Despite the topic of Disability and ASB being prevalent for a long time, in recent years there has been a notable increase in the recognition of disability as a crucial consideration in the management of anti-social behaviour (ASB). With an estimated 26% of the UK’s population living with some form of disability, the growth in people affected by disability has had a concurring increase in the number of cases which have disability as a consideration. Coupled with society’s awareness of disability, and the growth of advocacy when it comes to disabled rights has resulted in more individuals with disabilities (and those representing them) feel empowered to assert their rights and participate fully in society. This shift has prompted a need for ASB professionals to adopt even more of an inclusive and nuanced approach, considering the unique needs and circumstances of disabled individuals in their strategies for prevention, intervention, and support. What can make the role of ASB professionals jobs challenging is navigating the ever increasing complexity of the world of disability and its impact on communities, from an offender perspective and how that affects case management, and also from a victim perspective.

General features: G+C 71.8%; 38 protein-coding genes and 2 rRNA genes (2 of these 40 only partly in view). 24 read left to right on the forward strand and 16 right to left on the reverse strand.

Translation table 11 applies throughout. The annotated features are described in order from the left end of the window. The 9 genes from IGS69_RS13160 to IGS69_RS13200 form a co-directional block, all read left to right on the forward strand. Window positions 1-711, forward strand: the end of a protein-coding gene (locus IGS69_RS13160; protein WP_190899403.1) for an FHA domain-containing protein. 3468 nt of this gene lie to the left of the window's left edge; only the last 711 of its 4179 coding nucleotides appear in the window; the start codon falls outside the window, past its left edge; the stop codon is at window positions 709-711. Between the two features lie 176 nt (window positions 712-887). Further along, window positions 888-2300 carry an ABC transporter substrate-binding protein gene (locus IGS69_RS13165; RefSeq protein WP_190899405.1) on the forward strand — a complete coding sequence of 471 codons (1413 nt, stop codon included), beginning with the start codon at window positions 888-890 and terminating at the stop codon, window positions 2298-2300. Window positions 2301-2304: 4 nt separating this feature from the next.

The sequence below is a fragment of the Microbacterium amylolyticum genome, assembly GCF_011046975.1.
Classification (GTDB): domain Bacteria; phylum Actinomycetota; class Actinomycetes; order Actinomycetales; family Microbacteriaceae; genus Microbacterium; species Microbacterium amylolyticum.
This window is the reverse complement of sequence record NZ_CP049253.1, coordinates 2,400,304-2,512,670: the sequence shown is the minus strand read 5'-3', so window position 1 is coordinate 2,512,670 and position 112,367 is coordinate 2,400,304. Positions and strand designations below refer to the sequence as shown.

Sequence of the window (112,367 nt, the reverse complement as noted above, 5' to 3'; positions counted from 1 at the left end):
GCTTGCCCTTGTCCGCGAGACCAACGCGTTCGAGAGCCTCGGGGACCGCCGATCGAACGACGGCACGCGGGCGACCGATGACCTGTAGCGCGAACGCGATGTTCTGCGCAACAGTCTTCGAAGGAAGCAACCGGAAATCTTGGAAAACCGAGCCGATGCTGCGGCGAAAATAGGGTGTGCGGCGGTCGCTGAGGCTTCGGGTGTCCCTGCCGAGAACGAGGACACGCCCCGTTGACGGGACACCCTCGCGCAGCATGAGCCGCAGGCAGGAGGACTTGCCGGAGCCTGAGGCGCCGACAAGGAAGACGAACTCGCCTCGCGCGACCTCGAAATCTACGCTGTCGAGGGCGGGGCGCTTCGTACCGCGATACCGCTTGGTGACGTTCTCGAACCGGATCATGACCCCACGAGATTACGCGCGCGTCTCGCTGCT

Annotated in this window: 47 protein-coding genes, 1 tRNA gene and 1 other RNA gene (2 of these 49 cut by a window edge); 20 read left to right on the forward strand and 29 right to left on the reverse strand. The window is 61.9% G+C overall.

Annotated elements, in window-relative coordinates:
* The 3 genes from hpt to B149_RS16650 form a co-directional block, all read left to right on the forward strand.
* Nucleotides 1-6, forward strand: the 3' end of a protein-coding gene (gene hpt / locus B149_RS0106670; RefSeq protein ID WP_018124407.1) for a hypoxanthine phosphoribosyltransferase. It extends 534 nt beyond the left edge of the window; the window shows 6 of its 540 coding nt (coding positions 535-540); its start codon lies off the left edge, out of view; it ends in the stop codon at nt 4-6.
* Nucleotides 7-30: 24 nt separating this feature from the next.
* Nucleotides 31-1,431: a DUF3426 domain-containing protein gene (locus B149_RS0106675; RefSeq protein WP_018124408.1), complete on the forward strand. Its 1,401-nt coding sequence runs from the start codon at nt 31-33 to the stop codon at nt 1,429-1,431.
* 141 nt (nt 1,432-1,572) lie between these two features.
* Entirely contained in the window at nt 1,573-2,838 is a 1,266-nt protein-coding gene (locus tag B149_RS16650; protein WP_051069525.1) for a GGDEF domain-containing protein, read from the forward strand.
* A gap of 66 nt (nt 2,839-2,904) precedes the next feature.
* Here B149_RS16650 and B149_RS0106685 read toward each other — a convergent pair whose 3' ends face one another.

The Impact of ASB on Disabled People

The more common discussion when looking at disability and ASB is the impact of ASB on disabled individuals. The effects can be profound, exacerbating existing vulnerabilities and creating additional barriers to social inclusion. Disabled individuals may be disproportionately affected by harassment, intimidation, and victimisation due to factors such as increased susceptibility and communication barriers. There are multiple cases where this is highlighted, a recent example being a case where a Middlesborough man felt trapped in his home due to ASB and unsuitable living conditions.